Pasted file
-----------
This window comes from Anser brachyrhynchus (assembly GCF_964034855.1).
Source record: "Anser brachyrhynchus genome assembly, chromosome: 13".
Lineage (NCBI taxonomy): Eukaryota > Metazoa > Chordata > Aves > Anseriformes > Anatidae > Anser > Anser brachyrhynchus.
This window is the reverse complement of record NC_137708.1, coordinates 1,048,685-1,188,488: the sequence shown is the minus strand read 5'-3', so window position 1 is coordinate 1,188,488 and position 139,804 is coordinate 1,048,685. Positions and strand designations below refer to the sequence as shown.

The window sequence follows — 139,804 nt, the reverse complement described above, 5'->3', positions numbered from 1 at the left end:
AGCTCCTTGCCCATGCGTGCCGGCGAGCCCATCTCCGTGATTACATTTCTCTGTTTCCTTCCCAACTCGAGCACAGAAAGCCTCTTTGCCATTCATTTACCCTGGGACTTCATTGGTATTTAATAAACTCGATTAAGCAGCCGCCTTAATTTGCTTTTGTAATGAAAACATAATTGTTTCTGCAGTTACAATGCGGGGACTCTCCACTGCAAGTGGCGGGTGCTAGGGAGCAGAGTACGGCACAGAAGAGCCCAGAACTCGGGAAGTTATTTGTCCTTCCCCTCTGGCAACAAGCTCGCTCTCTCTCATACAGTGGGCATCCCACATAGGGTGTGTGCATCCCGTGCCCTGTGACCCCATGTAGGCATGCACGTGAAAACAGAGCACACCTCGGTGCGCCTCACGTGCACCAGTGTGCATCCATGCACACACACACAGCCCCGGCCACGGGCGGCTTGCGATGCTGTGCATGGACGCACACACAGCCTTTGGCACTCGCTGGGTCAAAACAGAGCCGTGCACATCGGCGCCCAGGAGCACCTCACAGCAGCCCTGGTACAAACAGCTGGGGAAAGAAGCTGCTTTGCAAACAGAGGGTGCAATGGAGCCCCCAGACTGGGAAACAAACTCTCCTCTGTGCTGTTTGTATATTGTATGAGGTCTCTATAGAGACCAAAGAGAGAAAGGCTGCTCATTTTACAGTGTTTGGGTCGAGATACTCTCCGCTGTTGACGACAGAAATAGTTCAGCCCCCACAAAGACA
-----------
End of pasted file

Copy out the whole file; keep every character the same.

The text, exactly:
This window comes from Anser brachyrhynchus (assembly GCF_964034855.1).
Source record: "Anser brachyrhynchus genome assembly, chromosome: 13".
Lineage (NCBI taxonomy): Eukaryota > Metazoa > Chordata > Aves > Anseriformes > Anatidae > Anser > Anser brachyrhynchus.
This window is the reverse complement of record NC_137708.1, coordinates 1,048,685-1,188,488: the sequence shown is the minus strand read 5'-3', so window position 1 is coordinate 1,188,488 and position 139,804 is coordinate 1,048,685. Positions and strand designations below refer to the sequence as shown.

The window sequence follows — 139,804 nt, the reverse complement described above, 5'->3', positions numbered from 1 at the left end:
AGCTCCTTGCCCATGCGTGCCGGCGAGCCCATCTCCGTGATTACATTTCTCTGTTTCCTTCCCAACTCGAGCACAGAAAGCCTCTTTGCCATTCATTTACCCTGGGACTTCATTGGTATTTAATAAACTCGATTAAGCAGCCGCCTTAATTTGCTTTTGTAATGAAAACATAATTGTTTCTGCAGTTACAATGCGGGGACTCTCCACTGCAAGTGGCGGGTGCTAGGGAGCAGAGTACGGCACAGAAGAGCCCAGAACTCGGGAAGTTATTTGTCCTTCCCCTCTGGCAACAAGCTCGCTCTCTCTCATACAGTGGGCATCCCACATAGGGTGTGTGCATCCCGTGCCCTGTGACCCCATGTAGGCATGCACGTGAAAACAGAGCACACCTCGGTGCGCCTCACGTGCACCAGTGTGCATCCATGCACACACACACAGCCCCGGCCACGGGCGGCTTGCGATGCTGTGCATGGACGCACACACAGCCTTTGGCACTCGCTGGGTCAAAACAGAGCCGTGCACATCGGCGCCCAGGAGCACCTCACAGCAGCCCTGGTACAAACAGCTGGGGAAAGAAGCTGCTTTGCAAACAGAGGGTGCAATGGAGCCCCCAGACTGGGAAACAAACTCTCCTCTGTGCTGTTTGTATATTGTATGAGGTCTCTATAGAGACCAAAGAGAGAAAGGCTGCTCATTTTACAGTGTTTGGGTCGAGATACTCTCCGCTGTTGACGACAGAAATAGTTCAGCCCCCACAAAGACA